Stop Harassing Me … I Don’t Accept Bribes

TRUTH is bitter, it is said. And truthfully, at least in Ghana, it is the public that begs or harasses the Police to accept bribes from them. But we have never heard them say “we don’t accept bribes”.

In fact the Ghanaian experience is that the Police deliberately create conditions to prompt motorists to offer them bribes as a way out of their predicament. It is far cheaper.

Take the case of the spot fines hinted at last year: The penalty units were set so high in Cedi terms that, if we recall rightly, a simple offence as driving on the shoulder could cost a motorist as much as GH¢60.

And it was topped with a cumbersome procedure of payment that would require the offending driver to stop working for hours.

The Chronicle is heartened to know that IGP Mohammed Ahmed Alhassan and the Police Administration have realized the utmost harm that the Police’s predilection for bribes has done to their image and have cast about for ways to polish it.

And following a self-assessment that established “excessive use of force, extortion on traffic duties, demand for money for bail and meddling in civil cases”, the Police Administration has launched a year-long “Public Confidence Re-affirmation Campaign” to restore its image.

As part of the campaign an Independent Police Complaints Commission, a civilian oversight body within the Ministry of Interior, would be set up to “address indiscipline and accountability challenges” in the Ghana Police Service.

And during the campaign Police personnel would wear armbands boldly inscribed with “I do not accept bribes”, while the public would be inundated with flyers urging them to promise: “I will not bribe the Police”.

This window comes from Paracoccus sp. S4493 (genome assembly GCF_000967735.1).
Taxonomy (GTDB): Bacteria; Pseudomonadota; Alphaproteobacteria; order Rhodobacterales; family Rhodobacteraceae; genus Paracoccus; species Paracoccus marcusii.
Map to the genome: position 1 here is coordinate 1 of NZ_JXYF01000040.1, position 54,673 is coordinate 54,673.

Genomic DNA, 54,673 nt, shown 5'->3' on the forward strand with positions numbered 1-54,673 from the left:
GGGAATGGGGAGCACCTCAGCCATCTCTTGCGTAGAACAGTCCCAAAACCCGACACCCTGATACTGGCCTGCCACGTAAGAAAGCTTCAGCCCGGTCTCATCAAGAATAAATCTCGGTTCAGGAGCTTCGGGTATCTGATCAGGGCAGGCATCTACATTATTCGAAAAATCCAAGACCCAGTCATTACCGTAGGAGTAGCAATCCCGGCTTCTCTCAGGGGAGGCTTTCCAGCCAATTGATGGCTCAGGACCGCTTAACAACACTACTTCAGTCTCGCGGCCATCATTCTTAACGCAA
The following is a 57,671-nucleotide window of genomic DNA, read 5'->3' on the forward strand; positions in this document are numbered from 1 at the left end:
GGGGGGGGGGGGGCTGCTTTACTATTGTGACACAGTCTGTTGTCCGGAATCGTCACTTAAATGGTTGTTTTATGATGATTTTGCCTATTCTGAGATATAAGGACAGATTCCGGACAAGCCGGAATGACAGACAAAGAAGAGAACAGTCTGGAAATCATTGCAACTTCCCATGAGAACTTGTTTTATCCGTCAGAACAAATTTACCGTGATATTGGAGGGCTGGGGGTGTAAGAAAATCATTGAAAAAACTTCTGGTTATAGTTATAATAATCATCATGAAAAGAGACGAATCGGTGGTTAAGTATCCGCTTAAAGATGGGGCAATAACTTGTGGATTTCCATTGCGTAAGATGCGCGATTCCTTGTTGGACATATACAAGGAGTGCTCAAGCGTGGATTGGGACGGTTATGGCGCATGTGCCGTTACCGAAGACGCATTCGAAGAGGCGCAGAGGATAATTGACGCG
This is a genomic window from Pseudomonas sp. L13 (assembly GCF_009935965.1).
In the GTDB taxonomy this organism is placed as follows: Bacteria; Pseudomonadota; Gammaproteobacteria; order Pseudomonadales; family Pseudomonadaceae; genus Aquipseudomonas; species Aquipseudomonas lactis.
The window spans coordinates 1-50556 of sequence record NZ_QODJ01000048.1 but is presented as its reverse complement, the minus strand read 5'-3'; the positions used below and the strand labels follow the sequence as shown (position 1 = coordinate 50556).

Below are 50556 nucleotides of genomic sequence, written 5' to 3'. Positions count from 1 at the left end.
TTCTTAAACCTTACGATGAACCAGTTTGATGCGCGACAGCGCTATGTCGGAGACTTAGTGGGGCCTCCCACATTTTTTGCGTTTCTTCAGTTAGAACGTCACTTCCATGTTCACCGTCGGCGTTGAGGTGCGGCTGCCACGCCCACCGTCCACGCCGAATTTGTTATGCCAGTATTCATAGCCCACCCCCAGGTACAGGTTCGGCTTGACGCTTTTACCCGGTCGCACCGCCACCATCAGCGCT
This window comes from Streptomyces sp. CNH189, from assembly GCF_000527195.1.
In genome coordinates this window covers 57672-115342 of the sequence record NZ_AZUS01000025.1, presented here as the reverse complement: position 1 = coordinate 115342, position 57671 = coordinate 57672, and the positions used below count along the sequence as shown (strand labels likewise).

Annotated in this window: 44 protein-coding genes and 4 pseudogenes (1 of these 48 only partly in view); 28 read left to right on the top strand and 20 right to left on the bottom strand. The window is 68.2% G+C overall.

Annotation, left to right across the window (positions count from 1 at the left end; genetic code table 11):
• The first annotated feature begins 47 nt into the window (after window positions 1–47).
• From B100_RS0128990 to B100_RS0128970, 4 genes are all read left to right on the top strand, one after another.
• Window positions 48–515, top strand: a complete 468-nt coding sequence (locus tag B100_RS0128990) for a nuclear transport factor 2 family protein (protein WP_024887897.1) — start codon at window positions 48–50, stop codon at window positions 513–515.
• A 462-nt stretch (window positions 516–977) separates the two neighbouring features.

There will also be a National Inspection Team that would, among other objectives, “investigate allegations of misconduct and corruption made against Police officers”.

The Chronicle seizes this opportunity to congratulate IGP Alhassan and the Police Administration for their boldness in admitting that their image is at its nadir, if not totally gone. More grease to their elbows.

However, we disagree with some of their assumptions. First, we do not accept that it is a “limited number of our personnel” that engage in “shameful and disgraceful” acts. Not so, Mr. IGP, please! Unless we gauge the size of the problem properly, we will end up applying cosmetic solutions to it to no avail.

The Motor Transport and Traffic Unit is not a small section of the GPS. And virtually everybody inside there has, at one time or the other, extorted money from offending drivers.

And this extortion happens on a daily basis on all roads across the length and breadth of the Ghana, under the noses of Inspectors who pretend ignorance of what is going on but take the largest share of the proceeds …

Also extortion for bail and other reliefs that place in all police stations across the country. How many of them do we have? Even if only the personnel of the crime units pocket the money so extorted, they are not a “limited number”.

Yes, “as responsible citizens” we will inform the Police about the “misconduct of their personnel” but the expectation that the informer would “pursue all complaints to their logical conclusion” could amount to crying for the moon.

In these trying times in which making ends meet is almost impossible, no one would find the time to be reporting to the NIT on a daily basis to be tossed about by officers bent on showing esprit de corps for their beleaguered colleagues.

To really ensure that the “era when we acted with impunity is over”, the IGP would need to consider other options of enforcement, including the use of undercover operatives.

Mr. IGP you are on the right track. But please fine-tune the counter measures!